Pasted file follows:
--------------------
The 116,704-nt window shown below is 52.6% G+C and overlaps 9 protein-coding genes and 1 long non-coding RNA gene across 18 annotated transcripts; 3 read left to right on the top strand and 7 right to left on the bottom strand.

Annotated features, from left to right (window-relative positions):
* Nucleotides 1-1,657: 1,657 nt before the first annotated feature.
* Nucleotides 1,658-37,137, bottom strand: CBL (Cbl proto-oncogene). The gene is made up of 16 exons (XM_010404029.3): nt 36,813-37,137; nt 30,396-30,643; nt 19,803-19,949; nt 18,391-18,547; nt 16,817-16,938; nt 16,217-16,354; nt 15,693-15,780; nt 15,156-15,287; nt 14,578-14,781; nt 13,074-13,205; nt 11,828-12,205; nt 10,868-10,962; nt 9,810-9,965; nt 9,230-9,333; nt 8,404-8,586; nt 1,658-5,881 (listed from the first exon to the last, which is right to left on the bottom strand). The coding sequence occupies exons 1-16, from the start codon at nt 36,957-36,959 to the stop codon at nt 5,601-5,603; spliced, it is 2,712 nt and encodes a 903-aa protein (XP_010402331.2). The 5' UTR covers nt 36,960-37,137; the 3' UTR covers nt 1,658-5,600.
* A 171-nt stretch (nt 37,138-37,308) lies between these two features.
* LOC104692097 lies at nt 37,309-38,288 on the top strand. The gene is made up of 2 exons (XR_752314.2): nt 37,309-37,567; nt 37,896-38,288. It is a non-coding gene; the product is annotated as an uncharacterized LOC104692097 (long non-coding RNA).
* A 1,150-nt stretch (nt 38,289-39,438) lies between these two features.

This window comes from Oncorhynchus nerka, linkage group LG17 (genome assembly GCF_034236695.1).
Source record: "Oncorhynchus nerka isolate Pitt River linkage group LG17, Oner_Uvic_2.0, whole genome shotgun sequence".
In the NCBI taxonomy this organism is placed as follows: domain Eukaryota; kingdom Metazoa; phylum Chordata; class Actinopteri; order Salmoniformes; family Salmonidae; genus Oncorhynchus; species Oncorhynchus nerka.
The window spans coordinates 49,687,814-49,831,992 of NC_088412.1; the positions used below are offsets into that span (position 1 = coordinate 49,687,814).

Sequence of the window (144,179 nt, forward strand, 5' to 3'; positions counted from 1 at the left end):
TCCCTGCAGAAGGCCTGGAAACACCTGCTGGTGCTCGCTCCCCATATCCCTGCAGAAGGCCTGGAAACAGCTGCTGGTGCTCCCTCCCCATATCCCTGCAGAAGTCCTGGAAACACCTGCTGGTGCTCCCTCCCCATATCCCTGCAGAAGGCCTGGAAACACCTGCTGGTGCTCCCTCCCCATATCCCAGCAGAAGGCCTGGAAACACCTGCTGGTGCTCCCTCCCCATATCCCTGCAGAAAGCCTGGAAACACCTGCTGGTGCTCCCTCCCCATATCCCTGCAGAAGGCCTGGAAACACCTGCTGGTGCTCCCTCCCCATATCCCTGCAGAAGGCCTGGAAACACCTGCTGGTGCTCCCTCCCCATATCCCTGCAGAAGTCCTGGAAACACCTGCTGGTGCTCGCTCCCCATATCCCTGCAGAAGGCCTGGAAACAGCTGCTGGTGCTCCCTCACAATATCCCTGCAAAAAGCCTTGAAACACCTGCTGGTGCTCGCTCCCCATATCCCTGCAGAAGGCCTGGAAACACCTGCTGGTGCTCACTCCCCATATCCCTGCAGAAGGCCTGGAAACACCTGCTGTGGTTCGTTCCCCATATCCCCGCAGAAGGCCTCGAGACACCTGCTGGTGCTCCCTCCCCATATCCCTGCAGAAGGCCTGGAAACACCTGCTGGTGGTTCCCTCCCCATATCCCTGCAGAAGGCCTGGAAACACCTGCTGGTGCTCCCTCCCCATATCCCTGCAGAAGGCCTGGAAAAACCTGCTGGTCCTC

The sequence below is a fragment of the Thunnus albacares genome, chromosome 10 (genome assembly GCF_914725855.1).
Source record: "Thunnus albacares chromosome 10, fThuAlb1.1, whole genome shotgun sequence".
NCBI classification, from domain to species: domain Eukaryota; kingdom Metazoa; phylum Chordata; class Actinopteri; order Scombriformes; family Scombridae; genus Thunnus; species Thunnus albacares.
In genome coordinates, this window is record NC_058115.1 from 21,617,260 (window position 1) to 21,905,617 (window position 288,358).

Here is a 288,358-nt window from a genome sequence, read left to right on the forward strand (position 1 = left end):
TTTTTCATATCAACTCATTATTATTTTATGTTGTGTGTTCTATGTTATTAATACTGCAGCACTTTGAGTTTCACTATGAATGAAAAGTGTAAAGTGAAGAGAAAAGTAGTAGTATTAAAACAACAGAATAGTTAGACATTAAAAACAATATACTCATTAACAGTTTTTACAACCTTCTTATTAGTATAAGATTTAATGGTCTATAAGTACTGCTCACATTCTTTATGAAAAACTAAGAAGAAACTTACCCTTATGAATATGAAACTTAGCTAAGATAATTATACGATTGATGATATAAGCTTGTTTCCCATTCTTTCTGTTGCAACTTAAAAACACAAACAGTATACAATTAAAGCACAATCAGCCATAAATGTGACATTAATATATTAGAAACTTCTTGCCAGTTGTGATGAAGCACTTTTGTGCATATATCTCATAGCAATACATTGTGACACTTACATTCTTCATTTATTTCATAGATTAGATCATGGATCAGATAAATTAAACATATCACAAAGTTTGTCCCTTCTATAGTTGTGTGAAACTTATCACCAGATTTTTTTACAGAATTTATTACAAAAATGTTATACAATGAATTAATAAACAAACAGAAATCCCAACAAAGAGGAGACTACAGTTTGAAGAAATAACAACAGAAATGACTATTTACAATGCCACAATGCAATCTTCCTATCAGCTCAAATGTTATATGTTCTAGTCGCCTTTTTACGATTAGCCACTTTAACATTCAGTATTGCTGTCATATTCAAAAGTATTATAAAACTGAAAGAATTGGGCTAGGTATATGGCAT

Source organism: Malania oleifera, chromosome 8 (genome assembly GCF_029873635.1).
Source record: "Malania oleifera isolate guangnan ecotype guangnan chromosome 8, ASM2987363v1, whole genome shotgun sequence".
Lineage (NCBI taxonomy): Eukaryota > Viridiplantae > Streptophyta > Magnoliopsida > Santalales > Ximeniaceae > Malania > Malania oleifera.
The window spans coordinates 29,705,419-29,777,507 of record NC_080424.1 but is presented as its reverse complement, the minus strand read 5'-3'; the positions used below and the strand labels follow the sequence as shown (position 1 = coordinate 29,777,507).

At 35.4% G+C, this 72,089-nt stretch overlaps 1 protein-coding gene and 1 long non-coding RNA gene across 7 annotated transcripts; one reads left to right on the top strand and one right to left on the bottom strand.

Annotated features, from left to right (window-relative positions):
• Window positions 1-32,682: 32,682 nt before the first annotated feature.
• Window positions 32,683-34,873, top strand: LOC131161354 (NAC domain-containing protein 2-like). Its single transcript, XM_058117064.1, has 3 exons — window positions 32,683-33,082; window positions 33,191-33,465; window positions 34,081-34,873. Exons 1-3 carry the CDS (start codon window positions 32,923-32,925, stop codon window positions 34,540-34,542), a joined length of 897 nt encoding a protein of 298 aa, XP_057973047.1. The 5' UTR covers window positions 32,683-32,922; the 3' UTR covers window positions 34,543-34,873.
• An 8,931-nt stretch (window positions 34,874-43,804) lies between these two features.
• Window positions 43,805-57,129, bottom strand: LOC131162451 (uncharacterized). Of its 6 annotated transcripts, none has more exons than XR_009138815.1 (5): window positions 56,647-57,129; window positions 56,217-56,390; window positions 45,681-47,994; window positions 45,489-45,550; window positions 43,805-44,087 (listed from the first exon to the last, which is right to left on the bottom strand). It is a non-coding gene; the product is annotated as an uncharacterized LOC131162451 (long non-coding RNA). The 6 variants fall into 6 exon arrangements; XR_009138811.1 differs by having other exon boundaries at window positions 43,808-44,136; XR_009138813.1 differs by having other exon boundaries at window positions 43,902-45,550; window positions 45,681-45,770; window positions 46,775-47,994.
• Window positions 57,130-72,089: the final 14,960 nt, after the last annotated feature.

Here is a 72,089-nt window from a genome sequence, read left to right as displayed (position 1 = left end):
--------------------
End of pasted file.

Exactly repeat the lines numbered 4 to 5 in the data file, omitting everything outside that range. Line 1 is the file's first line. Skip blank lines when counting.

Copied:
* Nucleotides 1,658-37,137, bottom strand: CBL (Cbl proto-oncogene). The gene is made up of 16 exons (XM_010404029.3): nt 36,813-37,137; nt 30,396-30,643; nt 19,803-19,949; nt 18,391-18,547; nt 16,817-16,938; nt 16,217-16,354; nt 15,693-15,780; nt 15,156-15,287; nt 14,578-14,781; nt 13,074-13,205; nt 11,828-12,205; nt 10,868-10,962; nt 9,810-9,965; nt 9,230-9,333; nt 8,404-8,586; nt 1,658-5,881 (listed from the first exon to the last, which is right to left on the bottom strand). The coding sequence occupies exons 1-16, from the start codon at nt 36,957-36,959 to the stop codon at nt 5,601-5,603; spliced, it is 2,712 nt and encodes a 903-aa protein (XP_010402331.2). The 5' UTR covers nt 36,960-37,137; the 3' UTR covers nt 1,658-5,600.
* A 171-nt stretch (nt 37,138-37,308) lies between these two features.